Why you shouldn’t send Erin Andrews peephole video links to your friends

Erin Andrews peephole pictureThe internet is still abuzz with talk of the video of Erin Andrews, the ESPN sports reporter who was covertly filmed naked in her hotel room.

In fact, “Erin Andrews Peephole Video” and “Erin Andrews Peephole Pictures” seem to be some of the hottest terms that people are searching for on the web right now.

As I reported back on Sunday, hackers have created webpages claiming to contain the controversial footage that Erin Andrews’ legal team are trying to have wiped off the net. The cybercriminals are not doing this because they want to share the unauthorised footage, however. Their interest is to infect your computer with Mac or Windows malware.

That doesn’t seem to have deterred many people from searching the internet for links though, and many news blogs and sites like Twitter are chockablock with messages that claim to point to the forbiddden video footage.

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However, you need to be really careful – even if you receive one of these dodgy links from a friend or colleague.

One of the peculiar aspects of the Erin Andrews Peephole Video attack is – unlike the frequently seen malware which claims it will lead to a naked video of Angelina Jolie or the Anna Kournikova worm of old – that it can show you footage of what appears to be Erin Andrews in her hotel room.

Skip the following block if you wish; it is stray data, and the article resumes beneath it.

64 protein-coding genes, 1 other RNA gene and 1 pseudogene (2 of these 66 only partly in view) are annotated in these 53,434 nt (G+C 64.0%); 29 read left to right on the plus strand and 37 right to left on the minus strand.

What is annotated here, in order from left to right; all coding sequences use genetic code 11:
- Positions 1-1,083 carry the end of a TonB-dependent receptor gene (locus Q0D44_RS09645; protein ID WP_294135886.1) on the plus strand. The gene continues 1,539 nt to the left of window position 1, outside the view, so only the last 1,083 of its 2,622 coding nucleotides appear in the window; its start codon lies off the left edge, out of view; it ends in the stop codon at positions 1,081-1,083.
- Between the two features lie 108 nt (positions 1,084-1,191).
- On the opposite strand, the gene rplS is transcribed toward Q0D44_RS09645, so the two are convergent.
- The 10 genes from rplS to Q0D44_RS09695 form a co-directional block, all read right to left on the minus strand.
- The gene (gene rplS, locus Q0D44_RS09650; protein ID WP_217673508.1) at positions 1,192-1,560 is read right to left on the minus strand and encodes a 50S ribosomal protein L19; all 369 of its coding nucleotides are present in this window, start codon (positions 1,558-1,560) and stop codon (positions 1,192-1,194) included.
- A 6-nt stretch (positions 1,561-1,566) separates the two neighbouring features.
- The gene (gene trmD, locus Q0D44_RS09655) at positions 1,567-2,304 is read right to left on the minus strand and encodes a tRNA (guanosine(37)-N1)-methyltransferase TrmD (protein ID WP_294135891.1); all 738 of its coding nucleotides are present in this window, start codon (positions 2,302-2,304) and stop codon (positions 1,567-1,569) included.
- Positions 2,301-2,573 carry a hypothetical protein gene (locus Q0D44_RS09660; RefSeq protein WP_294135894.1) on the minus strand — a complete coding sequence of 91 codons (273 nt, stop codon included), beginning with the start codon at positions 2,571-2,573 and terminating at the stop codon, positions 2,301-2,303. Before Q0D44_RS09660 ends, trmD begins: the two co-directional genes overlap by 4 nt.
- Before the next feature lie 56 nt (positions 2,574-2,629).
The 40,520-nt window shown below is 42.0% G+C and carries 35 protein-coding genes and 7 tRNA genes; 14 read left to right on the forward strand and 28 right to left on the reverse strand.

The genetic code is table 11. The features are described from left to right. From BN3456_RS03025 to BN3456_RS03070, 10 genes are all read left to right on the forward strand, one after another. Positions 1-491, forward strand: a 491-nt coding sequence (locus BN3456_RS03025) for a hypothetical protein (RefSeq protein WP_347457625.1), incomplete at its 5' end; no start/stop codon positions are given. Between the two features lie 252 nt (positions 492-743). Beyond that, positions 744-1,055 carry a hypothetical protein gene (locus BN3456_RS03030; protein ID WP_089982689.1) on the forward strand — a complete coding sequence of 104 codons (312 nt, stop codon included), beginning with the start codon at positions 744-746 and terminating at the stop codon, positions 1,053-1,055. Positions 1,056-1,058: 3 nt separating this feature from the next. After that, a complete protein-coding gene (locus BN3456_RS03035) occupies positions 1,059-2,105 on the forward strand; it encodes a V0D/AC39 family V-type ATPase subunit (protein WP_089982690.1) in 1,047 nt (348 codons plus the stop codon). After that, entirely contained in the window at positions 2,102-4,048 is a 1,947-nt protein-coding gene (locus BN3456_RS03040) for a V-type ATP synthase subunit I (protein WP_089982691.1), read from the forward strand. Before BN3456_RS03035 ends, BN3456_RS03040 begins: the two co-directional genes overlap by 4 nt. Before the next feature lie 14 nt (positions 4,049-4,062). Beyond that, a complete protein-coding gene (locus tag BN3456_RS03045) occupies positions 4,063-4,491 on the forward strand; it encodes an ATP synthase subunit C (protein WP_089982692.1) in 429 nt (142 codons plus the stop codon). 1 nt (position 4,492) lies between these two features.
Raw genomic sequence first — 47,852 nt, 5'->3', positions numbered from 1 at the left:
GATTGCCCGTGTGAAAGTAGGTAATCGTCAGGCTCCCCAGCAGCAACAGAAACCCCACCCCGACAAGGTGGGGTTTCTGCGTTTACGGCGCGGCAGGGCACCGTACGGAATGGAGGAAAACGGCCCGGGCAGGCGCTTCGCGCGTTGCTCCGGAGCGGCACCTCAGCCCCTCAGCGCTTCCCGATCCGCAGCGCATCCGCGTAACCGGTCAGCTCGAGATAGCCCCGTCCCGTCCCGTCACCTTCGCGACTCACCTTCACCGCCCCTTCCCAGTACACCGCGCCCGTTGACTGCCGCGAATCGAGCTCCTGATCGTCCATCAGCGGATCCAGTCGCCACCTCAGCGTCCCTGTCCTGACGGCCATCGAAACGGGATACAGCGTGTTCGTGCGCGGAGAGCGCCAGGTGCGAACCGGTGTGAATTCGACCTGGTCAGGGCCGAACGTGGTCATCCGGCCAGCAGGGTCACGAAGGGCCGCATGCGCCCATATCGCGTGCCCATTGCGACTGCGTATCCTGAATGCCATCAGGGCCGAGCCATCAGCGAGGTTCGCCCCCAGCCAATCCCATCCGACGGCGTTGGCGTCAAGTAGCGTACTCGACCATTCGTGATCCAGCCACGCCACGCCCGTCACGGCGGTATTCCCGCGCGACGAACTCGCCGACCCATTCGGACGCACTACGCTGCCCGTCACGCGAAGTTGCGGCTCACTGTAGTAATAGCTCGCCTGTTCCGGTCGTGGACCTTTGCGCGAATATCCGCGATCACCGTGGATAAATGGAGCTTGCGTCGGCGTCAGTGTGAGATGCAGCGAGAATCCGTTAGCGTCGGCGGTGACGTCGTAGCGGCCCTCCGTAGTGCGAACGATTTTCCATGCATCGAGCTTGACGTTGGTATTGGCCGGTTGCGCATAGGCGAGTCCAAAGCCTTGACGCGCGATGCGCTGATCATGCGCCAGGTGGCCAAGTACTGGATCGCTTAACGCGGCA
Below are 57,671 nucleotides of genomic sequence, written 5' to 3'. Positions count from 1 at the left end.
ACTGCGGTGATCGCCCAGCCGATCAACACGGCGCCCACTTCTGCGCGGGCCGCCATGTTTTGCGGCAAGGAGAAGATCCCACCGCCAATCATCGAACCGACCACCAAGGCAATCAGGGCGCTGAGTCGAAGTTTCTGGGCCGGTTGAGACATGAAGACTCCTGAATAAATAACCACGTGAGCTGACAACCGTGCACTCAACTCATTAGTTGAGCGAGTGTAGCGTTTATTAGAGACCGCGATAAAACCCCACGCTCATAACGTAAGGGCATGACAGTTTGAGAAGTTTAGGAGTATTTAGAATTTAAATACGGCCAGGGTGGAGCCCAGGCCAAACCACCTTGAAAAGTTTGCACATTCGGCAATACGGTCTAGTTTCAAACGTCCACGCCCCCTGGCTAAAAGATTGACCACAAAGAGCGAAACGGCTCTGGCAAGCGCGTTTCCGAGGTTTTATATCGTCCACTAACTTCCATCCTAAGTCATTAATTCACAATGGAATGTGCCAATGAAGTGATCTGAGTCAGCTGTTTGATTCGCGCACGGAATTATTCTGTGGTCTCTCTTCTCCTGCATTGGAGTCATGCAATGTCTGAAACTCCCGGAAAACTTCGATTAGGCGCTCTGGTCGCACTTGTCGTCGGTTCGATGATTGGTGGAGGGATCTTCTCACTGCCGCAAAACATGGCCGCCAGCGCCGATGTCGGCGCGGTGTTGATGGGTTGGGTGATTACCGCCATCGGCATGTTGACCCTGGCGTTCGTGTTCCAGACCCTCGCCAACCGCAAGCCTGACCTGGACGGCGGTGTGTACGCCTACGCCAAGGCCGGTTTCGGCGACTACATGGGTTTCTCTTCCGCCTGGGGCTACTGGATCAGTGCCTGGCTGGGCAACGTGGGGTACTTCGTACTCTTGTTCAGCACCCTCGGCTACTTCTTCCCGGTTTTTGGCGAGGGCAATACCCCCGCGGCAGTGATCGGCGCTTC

Why does this matter? Well, it may mean that users click on these links, get infected on their Mac or Windows PC and then forward the link so their online buddies can also “benefit” from the sleazy footage not realising that they are helping the hackers catch more victims.

There’s a lesson to learn here I think. Stop being sleazy, and maybe less unpleasant things will happen to your computer.

And talking of sleazy, the New York Post has found itself in the bad books of ESPN, the TV network that Erin Andrews works for, after they published nude photographs from the video. According to news reports, the station has banned New York Post reporters from appearing on its programmes.

Graham Cluley is an award-winning keynote speaker who has given presentations around the world about cybersecurity, hackers, and online privacy. A veteran of the computer security industry since the early 1990s, he wrote the first ever version of Dr Solomon's Anti-Virus Toolkit for Windows, makes regular media appearances, and is the co-host of the popular "Smashing Security" podcast. Follow him on Twitter, Mastodon, Threads, Bluesky, or drop him an email.

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